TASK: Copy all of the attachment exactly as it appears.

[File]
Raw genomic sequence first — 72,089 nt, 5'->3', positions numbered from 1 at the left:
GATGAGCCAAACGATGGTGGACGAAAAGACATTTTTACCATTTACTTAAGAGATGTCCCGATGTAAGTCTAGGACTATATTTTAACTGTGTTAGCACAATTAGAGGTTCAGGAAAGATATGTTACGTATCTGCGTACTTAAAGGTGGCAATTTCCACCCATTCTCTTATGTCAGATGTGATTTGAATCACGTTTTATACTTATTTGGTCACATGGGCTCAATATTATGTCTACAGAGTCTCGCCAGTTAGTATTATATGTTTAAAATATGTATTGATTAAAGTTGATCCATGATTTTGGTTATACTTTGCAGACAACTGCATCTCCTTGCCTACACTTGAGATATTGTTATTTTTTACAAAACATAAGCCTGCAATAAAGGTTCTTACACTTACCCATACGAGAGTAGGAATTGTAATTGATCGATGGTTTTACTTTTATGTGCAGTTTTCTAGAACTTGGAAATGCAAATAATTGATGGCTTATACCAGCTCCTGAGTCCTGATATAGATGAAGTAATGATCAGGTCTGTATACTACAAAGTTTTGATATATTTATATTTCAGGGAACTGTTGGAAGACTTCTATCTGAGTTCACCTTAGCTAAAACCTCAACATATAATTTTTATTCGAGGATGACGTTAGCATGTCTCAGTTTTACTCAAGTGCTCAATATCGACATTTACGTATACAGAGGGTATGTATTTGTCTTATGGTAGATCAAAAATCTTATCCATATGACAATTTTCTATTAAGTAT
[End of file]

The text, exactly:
Raw genomic sequence first — 72,089 nt, 5'->3', positions numbered from 1 at the left:
GATGAGCCAAACGATGGTGGACGAAAAGACATTTTTACCATTTACTTAAGAGATGTCCCGATGTAAGTCTAGGACTATATTTTAACTGTGTTAGCACAATTAGAGGTTCAGGAAAGATATGTTACGTATCTGCGTACTTAAAGGTGGCAATTTCCACCCATTCTCTTATGTCAGATGTGATTTGAATCACGTTTTATACTTATTTGGTCACATGGGCTCAATATTATGTCTACAGAGTCTCGCCAGTTAGTATTATATGTTTAAAATATGTATTGATTAAAGTTGATCCATGATTTTGGTTATACTTTGCAGACAACTGCATCTCCTTGCCTACACTTGAGATATTGTTATTTTTTACAAAACATAAGCCTGCAATAAAGGTTCTTACACTTACCCATACGAGAGTAGGAATTGTAATTGATCGATGGTTTTACTTTTATGTGCAGTTTTCTAGAACTTGGAAATGCAAATAATTGATGGCTTATACCAGCTCCTGAGTCCTGATATAGATGAAGTAATGATCAGGTCTGTATACTACAAAGTTTTGATATATTTATATTTCAGGGAACTGTTGGAAGACTTCTATCTGAGTTCACCTTAGCTAAAACCTCAACATATAATTTTTATTCGAGGATGACGTTAGCATGTCTCAGTTTTACTCAAGTGCTCAATATCGACATTTACGTATACAGAGGGTATGTATTTGTCTTATGGTAGATCAAAAATCTTATCCATATGACAATTTTCTATTAAGTAT